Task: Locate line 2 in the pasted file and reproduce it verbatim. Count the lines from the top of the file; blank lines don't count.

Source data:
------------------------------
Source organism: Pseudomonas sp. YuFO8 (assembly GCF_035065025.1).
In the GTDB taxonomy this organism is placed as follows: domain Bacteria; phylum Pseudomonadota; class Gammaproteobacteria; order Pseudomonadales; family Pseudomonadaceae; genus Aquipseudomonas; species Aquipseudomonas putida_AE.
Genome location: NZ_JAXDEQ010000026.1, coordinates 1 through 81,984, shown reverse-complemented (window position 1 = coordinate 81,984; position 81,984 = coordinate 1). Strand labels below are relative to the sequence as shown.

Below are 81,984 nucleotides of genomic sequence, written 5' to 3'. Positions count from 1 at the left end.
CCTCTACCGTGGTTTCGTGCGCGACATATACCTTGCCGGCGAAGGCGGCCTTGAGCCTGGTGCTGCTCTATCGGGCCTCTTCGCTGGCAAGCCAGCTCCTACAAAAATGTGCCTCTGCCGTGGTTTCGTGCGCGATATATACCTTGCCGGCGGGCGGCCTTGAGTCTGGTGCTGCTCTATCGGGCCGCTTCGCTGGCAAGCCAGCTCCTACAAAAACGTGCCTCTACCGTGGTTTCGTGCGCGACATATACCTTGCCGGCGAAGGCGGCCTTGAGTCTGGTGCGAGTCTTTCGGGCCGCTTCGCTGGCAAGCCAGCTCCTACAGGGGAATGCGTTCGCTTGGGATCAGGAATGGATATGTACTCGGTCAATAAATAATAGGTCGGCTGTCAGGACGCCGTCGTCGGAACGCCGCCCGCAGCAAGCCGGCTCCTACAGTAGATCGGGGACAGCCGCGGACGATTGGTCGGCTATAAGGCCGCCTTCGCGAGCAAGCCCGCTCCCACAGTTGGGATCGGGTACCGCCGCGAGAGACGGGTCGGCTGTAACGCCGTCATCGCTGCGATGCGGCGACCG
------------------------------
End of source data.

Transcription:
In the GTDB taxonomy this organism is placed as follows: domain Bacteria; phylum Pseudomonadota; class Gammaproteobacteria; order Pseudomonadales; family Pseudomonadaceae; genus Aquipseudomonas; species Aquipseudomonas putida_AE.